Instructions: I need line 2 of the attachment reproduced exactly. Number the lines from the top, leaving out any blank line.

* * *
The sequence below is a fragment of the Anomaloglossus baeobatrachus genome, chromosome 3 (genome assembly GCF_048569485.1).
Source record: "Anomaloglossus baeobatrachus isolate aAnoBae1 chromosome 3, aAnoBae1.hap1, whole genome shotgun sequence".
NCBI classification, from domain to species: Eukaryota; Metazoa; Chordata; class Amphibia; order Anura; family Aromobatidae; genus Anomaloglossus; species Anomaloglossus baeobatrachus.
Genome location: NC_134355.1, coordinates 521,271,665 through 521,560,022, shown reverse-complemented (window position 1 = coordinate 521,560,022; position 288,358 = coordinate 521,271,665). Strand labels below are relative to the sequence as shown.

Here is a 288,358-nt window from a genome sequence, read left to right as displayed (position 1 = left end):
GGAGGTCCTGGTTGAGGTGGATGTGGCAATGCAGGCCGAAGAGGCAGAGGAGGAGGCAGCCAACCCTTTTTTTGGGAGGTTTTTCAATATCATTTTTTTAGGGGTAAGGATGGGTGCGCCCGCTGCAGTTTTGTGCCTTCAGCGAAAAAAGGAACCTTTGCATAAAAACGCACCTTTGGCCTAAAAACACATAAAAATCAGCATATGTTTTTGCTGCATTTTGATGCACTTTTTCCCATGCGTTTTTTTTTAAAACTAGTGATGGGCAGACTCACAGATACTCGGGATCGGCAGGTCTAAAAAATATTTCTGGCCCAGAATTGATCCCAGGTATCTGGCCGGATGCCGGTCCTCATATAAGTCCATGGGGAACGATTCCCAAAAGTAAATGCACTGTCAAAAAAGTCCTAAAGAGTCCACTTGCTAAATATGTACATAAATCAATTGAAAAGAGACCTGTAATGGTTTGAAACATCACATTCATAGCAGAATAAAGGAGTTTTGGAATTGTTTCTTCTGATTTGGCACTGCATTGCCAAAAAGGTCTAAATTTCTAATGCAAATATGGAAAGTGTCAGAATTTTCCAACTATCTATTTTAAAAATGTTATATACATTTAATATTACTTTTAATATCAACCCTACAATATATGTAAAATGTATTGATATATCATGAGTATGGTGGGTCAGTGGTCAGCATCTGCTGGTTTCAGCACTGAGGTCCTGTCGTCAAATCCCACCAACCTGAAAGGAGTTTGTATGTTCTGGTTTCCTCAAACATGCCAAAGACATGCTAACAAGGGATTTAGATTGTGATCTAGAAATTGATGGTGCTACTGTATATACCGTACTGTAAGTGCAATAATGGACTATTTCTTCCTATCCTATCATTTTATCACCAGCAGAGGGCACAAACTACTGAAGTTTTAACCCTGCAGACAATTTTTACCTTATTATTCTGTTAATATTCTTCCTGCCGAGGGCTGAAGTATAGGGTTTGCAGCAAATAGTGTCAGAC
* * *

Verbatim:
Source record: "Anomaloglossus baeobatrachus isolate aAnoBae1 chromosome 3, aAnoBae1.hap1, whole genome shotgun sequence".